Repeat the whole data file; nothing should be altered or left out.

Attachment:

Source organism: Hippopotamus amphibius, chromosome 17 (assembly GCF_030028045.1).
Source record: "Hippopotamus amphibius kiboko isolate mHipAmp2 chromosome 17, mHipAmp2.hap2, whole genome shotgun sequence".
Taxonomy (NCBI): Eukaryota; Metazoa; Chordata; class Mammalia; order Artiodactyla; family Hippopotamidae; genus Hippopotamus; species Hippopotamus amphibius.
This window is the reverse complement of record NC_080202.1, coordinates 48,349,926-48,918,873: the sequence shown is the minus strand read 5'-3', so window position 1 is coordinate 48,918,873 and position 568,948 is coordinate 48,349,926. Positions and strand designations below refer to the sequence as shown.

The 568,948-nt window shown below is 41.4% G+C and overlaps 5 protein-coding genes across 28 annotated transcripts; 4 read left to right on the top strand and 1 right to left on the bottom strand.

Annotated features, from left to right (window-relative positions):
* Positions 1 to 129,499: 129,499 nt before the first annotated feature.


Source organism: Hippopotamus amphibius, chromosome 17 (assembly GCF_030028045.1).
Source record: "Hippopotamus amphibius kiboko isolate mHipAmp2 chromosome 17, mHipAmp2.hap2, whole genome shotgun sequence".
Taxonomy (NCBI): Eukaryota; Metazoa; Chordata; class Mammalia; order Artiodactyla; family Hippopotamidae; genus Hippopotamus; species Hippopotamus amphibius.
This window is the reverse complement of record NC_080202.1, coordinates 48,349,926-48,918,873: the sequence shown is the minus strand read 5'-3', so window position 1 is coordinate 48,918,873 and position 568,948 is coordinate 48,349,926. Positions and strand designations below refer to the sequence as shown.

The 568,948-nt window shown below is 41.4% G+C and overlaps 5 protein-coding genes across 28 annotated transcripts; 4 read left to right on the top strand and 1 right to left on the bottom strand.

Annotated features, from left to right (window-relative positions):
* Positions 1 to 129,499: 129,499 nt before the first annotated feature.